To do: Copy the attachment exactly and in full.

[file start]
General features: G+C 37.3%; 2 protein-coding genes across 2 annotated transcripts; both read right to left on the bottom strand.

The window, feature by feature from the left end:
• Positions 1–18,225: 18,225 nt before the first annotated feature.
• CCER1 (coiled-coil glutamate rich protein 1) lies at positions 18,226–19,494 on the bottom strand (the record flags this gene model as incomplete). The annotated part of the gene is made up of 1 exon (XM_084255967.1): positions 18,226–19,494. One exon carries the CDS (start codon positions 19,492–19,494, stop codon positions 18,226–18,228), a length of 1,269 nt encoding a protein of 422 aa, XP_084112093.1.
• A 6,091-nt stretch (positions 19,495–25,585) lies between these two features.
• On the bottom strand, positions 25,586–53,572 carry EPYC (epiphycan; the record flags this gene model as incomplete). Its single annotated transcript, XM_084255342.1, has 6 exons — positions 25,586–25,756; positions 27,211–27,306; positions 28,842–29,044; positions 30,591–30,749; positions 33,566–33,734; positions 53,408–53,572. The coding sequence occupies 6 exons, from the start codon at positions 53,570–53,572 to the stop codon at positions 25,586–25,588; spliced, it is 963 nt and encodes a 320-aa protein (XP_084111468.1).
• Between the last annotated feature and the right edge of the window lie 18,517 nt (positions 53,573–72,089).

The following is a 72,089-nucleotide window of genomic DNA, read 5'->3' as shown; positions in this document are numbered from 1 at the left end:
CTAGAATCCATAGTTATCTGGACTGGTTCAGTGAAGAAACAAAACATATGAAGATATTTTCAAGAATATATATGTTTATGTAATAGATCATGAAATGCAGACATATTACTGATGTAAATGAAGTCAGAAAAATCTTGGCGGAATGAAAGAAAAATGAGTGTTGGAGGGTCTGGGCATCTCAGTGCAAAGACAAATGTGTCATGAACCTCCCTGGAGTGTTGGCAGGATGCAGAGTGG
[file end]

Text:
General features: G+C 37.3%; 2 protein-coding genes across 2 annotated transcripts; both read right to left on the bottom strand.

The window, feature by feature from the left end:
• Positions 1–18,225: 18,225 nt before the first annotated feature.
• CCER1 (coiled-coil glutamate rich protein 1) lies at positions 18,226–19,494 on the bottom strand (the record flags this gene model as incomplete). The annotated part of the gene is made up of 1 exon (XM_084255967.1): positions 18,226–19,494. One exon carries the CDS (start codon positions 19,492–19,494, stop codon positions 18,226–18,228), a length of 1,269 nt encoding a protein of 422 aa, XP_084112093.1.
• A 6,091-nt stretch (positions 19,495–25,585) lies between these two features.
• On the bottom strand, positions 25,586–53,572 carry EPYC (epiphycan; the record flags this gene model as incomplete). Its single annotated transcript, XM_084255342.1, has 6 exons — positions 25,586–25,756; positions 27,211–27,306; positions 28,842–29,044; positions 30,591–30,749; positions 33,566–33,734; positions 53,408–53,572. The coding sequence occupies 6 exons, from the start codon at positions 53,570–53,572 to the stop codon at positions 25,586–25,588; spliced, it is 963 nt and encodes a 320-aa protein (XP_084111468.1).
• Between the last annotated feature and the right edge of the window lie 18,517 nt (positions 53,573–72,089).

The following is a 72,089-nucleotide window of genomic DNA, read 5'->3' as shown; positions in this document are numbered from 1 at the left end:
CTAGAATCCATAGTTATCTGGACTGGTTCAGTGAAGAAACAAAACATATGAAGATATTTTCAAGAATATATATGTTTATGTAATAGATCATGAAATGCAGACATATTACTGATGTAAATGAAGTCAGAAAAATCTTGGCGGAATGAAAGAAAAATGAGTGTTGGAGGGTCTGGGCATCTCAGTGCAAAGACAAATGTGTCATGAACCTCCCTGGAGTGTTGGCAGGATGCAGAGTGG